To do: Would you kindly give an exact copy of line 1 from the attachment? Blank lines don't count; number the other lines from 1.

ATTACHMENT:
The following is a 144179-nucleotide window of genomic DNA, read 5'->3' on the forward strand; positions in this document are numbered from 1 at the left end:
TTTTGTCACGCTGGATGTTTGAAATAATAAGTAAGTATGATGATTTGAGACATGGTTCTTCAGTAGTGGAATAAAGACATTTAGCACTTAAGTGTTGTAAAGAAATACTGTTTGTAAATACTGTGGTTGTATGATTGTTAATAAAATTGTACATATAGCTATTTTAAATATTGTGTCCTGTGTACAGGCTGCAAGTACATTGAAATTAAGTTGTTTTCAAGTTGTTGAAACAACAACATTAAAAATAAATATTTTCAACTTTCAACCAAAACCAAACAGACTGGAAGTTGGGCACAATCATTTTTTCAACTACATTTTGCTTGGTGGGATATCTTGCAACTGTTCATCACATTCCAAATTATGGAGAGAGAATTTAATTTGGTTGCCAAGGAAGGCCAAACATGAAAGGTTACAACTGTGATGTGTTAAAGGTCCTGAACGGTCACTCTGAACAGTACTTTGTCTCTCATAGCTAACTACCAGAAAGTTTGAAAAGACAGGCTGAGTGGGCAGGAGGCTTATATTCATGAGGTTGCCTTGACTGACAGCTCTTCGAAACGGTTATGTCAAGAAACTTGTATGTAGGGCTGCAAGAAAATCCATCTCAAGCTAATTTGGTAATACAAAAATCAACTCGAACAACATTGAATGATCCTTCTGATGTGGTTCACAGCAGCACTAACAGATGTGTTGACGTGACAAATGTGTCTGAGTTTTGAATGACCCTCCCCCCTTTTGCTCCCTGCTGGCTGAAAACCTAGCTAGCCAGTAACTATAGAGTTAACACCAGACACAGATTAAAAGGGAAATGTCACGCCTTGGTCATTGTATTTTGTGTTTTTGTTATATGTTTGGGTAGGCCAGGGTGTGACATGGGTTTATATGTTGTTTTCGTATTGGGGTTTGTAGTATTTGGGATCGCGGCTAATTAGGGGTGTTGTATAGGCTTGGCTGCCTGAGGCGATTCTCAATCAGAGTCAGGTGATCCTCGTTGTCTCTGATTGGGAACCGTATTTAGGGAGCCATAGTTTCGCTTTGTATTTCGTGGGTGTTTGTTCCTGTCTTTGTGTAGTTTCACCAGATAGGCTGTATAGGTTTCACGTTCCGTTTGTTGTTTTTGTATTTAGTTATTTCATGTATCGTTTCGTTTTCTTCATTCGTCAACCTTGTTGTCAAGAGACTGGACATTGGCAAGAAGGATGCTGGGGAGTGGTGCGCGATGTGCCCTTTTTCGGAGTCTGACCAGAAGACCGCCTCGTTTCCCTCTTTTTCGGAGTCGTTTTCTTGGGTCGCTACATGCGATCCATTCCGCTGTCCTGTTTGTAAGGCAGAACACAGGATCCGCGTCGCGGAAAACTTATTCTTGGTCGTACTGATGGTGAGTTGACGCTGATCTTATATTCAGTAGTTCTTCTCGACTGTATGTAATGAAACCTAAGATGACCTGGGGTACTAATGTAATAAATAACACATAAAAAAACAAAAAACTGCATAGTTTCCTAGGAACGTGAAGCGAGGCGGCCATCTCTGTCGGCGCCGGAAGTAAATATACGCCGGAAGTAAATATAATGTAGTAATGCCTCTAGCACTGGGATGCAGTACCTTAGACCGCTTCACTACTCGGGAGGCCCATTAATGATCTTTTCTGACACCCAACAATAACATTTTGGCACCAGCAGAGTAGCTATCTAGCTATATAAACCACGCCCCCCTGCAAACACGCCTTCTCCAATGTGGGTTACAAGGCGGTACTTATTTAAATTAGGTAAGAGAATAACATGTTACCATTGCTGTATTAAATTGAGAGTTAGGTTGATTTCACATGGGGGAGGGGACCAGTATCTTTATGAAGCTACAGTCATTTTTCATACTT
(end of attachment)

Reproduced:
The following is a 144179-nucleotide window of genomic DNA, read 5'->3' on the forward strand; positions in this document are numbered from 1 at the left end: